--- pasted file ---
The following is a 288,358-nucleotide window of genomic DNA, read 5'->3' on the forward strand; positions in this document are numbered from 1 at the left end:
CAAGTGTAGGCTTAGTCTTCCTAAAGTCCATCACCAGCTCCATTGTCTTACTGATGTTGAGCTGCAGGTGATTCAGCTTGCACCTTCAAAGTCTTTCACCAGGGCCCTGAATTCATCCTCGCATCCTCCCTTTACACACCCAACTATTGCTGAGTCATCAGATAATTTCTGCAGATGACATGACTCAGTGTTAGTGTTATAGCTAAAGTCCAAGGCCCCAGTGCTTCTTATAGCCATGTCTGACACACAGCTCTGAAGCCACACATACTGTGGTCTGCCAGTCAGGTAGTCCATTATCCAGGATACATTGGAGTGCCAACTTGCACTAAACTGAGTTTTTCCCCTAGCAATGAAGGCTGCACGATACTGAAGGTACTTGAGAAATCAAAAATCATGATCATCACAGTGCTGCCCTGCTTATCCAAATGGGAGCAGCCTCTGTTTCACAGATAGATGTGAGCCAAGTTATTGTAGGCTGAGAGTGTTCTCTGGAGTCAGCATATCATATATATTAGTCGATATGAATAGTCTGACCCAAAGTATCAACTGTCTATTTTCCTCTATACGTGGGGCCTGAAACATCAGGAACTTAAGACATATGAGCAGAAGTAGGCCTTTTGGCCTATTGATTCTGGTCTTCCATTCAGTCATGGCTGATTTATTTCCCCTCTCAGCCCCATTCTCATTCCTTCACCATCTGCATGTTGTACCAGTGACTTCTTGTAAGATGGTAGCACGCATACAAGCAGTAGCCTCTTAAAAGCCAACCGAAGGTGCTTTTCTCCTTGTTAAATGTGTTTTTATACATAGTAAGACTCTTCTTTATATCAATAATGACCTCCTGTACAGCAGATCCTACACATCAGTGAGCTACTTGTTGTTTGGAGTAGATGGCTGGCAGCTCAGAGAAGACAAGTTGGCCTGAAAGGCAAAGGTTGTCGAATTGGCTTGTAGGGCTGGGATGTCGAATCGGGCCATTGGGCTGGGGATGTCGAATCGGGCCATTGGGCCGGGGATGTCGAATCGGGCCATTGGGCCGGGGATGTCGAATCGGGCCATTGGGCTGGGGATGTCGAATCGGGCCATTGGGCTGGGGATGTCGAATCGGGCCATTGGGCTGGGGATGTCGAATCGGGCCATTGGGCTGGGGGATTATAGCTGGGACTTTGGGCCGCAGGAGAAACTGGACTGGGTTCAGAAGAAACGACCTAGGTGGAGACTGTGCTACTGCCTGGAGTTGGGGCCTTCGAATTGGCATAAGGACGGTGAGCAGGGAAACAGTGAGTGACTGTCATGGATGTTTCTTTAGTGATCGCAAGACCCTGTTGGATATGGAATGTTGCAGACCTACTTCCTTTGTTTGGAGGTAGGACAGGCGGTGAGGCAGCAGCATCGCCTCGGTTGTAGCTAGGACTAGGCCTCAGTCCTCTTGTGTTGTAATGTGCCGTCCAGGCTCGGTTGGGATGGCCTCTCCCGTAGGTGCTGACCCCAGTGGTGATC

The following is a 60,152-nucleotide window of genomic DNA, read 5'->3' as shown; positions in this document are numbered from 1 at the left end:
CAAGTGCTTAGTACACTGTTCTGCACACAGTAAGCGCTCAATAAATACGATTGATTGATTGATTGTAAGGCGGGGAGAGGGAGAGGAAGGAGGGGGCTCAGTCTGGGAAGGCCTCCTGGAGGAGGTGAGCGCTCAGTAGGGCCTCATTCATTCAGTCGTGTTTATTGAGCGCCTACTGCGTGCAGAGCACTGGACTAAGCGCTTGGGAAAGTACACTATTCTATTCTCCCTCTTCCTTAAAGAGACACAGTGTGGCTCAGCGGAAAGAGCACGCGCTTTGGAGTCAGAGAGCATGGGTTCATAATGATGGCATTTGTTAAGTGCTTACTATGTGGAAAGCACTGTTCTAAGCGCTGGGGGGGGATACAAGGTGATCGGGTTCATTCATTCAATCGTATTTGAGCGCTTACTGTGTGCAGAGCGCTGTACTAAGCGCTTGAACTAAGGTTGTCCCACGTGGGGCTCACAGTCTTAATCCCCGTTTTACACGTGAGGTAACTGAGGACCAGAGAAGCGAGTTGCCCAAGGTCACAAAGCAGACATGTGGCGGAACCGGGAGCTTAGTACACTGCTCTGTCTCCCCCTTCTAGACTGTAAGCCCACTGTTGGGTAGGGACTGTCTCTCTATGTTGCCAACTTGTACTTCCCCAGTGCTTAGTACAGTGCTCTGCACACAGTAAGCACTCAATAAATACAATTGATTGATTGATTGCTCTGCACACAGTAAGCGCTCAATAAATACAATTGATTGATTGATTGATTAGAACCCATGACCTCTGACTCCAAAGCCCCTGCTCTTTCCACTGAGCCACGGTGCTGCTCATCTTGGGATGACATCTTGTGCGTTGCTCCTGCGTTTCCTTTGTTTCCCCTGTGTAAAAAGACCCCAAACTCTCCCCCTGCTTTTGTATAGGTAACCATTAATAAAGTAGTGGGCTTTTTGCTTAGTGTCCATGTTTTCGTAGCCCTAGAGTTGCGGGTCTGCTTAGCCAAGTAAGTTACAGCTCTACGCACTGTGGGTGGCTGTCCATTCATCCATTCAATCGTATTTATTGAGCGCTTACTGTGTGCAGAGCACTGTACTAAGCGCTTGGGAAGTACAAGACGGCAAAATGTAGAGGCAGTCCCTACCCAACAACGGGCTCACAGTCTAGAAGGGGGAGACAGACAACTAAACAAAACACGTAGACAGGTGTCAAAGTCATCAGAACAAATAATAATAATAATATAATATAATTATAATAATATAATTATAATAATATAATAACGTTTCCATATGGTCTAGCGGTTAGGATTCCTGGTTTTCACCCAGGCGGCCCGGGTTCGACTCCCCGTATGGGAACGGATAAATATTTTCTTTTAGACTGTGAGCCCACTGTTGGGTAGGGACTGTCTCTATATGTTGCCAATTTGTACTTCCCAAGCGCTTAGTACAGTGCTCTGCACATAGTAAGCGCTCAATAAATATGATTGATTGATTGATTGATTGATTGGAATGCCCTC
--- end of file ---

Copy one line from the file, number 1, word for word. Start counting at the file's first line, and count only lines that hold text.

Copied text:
The following is a 288,358-nucleotide window of genomic DNA, read 5'->3' on the forward strand; positions in this document are numbered from 1 at the left end: